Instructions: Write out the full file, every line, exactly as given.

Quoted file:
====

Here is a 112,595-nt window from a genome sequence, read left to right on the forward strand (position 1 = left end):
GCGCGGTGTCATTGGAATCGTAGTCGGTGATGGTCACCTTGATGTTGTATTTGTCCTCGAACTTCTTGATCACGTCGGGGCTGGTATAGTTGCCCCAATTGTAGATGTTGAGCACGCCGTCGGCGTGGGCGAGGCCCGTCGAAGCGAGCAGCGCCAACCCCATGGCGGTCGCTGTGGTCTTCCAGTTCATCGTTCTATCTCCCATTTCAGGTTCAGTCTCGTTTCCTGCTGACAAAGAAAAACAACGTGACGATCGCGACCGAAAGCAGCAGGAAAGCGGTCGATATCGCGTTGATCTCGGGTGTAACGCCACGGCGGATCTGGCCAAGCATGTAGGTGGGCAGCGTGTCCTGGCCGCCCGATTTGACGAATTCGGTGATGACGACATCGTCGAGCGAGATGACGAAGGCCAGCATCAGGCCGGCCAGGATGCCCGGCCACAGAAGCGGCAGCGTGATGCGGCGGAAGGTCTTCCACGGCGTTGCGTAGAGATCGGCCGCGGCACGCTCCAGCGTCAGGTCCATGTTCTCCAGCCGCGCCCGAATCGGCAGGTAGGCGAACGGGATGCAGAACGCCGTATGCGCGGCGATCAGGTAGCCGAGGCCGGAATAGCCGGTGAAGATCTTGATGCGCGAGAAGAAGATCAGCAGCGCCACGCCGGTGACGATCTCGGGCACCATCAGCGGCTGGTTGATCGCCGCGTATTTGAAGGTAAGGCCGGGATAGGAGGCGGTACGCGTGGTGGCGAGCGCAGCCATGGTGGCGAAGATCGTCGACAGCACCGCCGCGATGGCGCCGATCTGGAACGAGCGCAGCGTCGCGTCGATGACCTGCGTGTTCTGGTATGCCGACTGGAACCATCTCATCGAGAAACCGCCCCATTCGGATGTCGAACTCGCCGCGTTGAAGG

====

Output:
Here is a 112,595-nt window from a genome sequence, read left to right on the forward strand (position 1 = left end):
GCGCGGTGTCATTGGAATCGTAGTCGGTGATGGTCACCTTGATGTTGTATTTGTCCTCGAACTTCTTGATCACGTCGGGGCTGGTATAGTTGCCCCAATTGTAGATGTTGAGCACGCCGTCGGCGTGGGCGAGGCCCGTCGAAGCGAGCAGCGCCAACCCCATGGCGGTCGCTGTGGTCTTCCAGTTCATCGTTCTATCTCCCATTTCAGGTTCAGTCTCGTTTCCTGCTGACAAAGAAAAACAACGTGACGATCGCGACCGAAAGCAGCAGGAAAGCGGTCGATATCGCGTTGATCTCGGGTGTAACGCCACGGCGGATCTGGCCAAGCATGTAGGTGGGCAGCGTGTCCTGGCCGCCCGATTTGACGAATTCGGTGATGACGACATCGTCGAGCGAGATGACGAAGGCCAGCATCAGGCCGGCCAGGATGCCCGGCCACAGAAGCGGCAGCGTGATGCGGCGGAAGGTCTTCCACGGCGTTGCGTAGAGATCGGCCGCGGCACGCTCCAGCGTCAGGTCCATGTTCTCCAGCCGCGCCCGAATCGGCAGGTAGGCGAACGGGATGCAGAACGCCGTATGCGCGGCGATCAGGTAGCCGAGGCCGGAATAGCCGGTGAAGATCTTGATGCGCGAGAAGAAGATCAGCAGCGCCACGCCGGTGACGATCTCGGGCACCATCAGCGGCTGGTTGATCGCCGCGTATTTGAAGGTAAGGCCGGGATAGGAGGCGGTACGCGTGGTGGCGAGCGCAGCCATGGTGGCGAAGATCGTCGACAGCACCGCCGCGATGGCGCCGATCTGGAACGAGCGCAGCGTCGCGTCGATGACCTGCGTGTTCTGGTATGCCGACTGGAACCATCTCATCGAGAAACCGCCCCATTCGGATGTCGAACTCGCCGCGTTGAAGG